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James Hyerczyk
Asia-Pacific Stock Markets

The major Asia-Pacific stock indexes are trading mixed early Monday as investors remained cautious over heightened U.S.-China tensions in recent weeks. Worries over flaring tensions between the two economic powerhouses weighed on risk sentiment although a recovery in industrial activity in the world’s second-largest economy capped losses. Nonetheless, ranges remained tight on Monday.

At 03:30 GMT, Japan’s Nikkei 225 Index is trading 22329.94, down 88.21 or -0.39%. Hong Kong’s Hang Seng Index is at 24429.96, down 102.66 or -0.42% and South Korea’s KOSPI Index is at 2373.37, up 21.70 or -0.92%.

In China, the Shanghai Index is trading 3367.01, up 12.97 or +0.39% and Australia’s S&P/ASX 200 Index is at 6085.50, up 80.70 or 1.34%.

Trading is expected to be on the light side with Japanese markets closed for public holidays.

US-China Relations Remain at Forefront

The latest round of concerns was fueled late last week when U.S. President Donald Trump signed two executive orders banning WeChat, owned by Chinese tech giant Tencent, and TikTok in 45 days’ time while announcing sanctions on 11 Chinese and Hong Kong officials.

Additionally, U.S. regulators recommended that overseas firms listed on American exchanges be subject to U.S. public audit reviews from 2022.

In less than a week, traders could feel more grief if the latest moves by the Trump administration jeopardize the U.S.-China trade talks scheduled for August 15. Finally, there is always the possibility of Chinese retaliation to these moves.

“The running assumption in markets has been President Trump needed the phase one deal to succeed, as much as China, this side of the November elections… At the same time President Trump is running a hard China line into the elections,” Tapas Strickland, director of markets & economics at National Australia Bank said.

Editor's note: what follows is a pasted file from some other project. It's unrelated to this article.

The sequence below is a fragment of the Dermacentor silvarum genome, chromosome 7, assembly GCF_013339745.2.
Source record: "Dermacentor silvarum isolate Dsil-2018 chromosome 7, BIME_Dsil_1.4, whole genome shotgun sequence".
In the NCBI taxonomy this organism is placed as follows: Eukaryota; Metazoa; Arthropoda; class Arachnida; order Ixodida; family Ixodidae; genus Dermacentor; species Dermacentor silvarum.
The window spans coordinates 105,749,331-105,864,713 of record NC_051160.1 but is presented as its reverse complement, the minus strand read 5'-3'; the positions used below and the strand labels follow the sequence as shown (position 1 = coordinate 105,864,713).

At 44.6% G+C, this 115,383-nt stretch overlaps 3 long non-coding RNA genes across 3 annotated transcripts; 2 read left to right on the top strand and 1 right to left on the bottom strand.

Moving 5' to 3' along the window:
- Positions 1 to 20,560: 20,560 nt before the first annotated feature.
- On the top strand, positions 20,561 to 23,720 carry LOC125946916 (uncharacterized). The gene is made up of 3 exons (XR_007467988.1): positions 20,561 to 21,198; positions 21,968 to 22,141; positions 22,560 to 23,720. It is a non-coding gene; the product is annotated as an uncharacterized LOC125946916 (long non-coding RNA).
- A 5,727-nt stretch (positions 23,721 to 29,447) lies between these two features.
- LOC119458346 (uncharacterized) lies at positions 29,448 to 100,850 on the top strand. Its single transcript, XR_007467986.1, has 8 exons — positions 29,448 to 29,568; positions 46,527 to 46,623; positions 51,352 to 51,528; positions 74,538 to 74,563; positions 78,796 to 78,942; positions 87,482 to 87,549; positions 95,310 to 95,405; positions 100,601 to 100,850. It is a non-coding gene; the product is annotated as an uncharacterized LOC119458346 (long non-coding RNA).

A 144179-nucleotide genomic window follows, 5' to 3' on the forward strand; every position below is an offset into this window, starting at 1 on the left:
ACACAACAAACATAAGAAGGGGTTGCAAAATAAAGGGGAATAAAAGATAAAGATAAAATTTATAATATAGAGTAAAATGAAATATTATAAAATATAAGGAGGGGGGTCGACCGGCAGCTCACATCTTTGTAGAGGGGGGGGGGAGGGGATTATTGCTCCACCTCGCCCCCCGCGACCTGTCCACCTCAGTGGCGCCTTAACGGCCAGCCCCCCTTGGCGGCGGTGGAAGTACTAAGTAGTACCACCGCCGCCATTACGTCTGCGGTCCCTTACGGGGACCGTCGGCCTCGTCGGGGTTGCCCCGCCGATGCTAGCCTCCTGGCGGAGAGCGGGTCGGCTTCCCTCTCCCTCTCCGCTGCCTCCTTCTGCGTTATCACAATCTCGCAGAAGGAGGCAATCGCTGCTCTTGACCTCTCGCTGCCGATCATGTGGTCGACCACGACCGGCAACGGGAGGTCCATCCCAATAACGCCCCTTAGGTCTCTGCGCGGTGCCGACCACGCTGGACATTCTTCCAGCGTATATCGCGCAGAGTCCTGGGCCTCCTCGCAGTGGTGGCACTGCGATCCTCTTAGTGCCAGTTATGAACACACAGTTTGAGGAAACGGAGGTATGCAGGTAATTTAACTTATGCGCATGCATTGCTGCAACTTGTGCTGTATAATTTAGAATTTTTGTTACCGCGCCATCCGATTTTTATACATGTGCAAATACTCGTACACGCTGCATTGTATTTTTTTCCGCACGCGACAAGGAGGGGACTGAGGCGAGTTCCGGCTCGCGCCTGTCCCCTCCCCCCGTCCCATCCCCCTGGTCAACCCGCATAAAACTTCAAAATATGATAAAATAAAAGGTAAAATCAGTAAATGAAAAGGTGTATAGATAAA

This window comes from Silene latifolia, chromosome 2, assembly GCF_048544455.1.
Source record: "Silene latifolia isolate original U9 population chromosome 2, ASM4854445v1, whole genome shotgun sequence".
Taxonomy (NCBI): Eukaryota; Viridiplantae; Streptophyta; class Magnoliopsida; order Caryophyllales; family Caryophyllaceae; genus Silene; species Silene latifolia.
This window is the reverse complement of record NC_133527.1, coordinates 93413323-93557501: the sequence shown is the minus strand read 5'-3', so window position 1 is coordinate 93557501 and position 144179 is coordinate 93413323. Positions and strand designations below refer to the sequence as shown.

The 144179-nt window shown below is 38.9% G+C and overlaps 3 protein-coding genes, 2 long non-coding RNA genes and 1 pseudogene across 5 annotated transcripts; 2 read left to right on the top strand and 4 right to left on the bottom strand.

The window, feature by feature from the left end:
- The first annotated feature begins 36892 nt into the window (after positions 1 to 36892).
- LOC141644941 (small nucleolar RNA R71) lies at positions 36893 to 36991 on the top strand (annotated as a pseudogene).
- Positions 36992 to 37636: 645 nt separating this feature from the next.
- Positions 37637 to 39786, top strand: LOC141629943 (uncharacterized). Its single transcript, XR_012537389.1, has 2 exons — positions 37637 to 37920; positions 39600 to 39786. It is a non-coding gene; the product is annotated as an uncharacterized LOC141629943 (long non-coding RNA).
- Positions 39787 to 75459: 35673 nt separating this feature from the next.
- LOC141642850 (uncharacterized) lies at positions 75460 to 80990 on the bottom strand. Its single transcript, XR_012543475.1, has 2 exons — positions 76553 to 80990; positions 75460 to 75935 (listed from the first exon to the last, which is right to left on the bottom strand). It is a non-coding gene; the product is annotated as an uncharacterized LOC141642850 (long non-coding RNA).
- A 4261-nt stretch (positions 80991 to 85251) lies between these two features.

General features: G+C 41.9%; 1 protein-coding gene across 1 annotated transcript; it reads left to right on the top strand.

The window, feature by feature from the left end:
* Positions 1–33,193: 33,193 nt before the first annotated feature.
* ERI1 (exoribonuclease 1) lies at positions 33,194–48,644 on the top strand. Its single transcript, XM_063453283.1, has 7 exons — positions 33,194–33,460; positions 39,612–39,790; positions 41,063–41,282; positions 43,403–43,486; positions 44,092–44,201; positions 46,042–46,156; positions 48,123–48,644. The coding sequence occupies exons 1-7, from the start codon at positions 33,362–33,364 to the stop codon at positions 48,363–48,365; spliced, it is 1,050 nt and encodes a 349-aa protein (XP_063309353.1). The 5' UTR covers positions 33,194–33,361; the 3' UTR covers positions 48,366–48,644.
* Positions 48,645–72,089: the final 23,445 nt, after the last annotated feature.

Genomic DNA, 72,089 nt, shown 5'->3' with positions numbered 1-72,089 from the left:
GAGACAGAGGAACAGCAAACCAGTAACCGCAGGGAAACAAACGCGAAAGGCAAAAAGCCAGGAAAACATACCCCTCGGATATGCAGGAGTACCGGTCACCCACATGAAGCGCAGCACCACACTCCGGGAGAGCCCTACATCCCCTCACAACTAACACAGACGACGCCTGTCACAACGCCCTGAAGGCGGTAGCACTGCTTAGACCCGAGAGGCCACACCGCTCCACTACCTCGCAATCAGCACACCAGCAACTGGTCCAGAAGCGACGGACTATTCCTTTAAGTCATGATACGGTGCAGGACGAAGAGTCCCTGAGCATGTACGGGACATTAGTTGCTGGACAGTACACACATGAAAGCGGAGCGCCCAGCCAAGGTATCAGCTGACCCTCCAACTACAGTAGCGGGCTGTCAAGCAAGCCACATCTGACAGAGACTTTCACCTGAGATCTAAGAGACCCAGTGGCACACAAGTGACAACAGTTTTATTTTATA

TikTok suing Trump Administration Over Ban as Soon as Tuesday:  Report

Social media giant TikTok is planning to sue the Trump administration as soon as Tuesday over its planned ban of the app in the United States, according to an NPR report.

TikTok declined to comment on a potential lawsuit, but the company has said that it will do whatever is possible to ensure that TikTok is treated fairly.

“We will pursue all remedies available to us in order to ensure that the rule of law is not discarded and that our company and our users are treated fairly – if not by the Administration, then by the U.S. Courts,” TikTok said in a statement.

NPR reports that the lawsuit will argue the ban is unconstitutional and that its national security justification is baseless.

“TikTok automatically captures vast swaths of information from its users, including Internet and other network activity information such as location data and browsing and search histories, the executive order reads. “This data collection threatens to allow the Chinese Communist Party access to Americans’ personal and proprietary information.”

TikTok disputes this, and said Friday that it “has never shared user data with the Chinese government, nor censored content at its request.”

Why is this important to investors? According to Fox Business News, “Multiple American companies, including Microsoft, Google, and Facebook, have expressed interest in buying TikTok. President Trump has insisted that the U.S. Treasury get a cut of whatever deal is made, which could complicate the negotiations.”

For a look at all of today’s economic events, check out our economic calendar.
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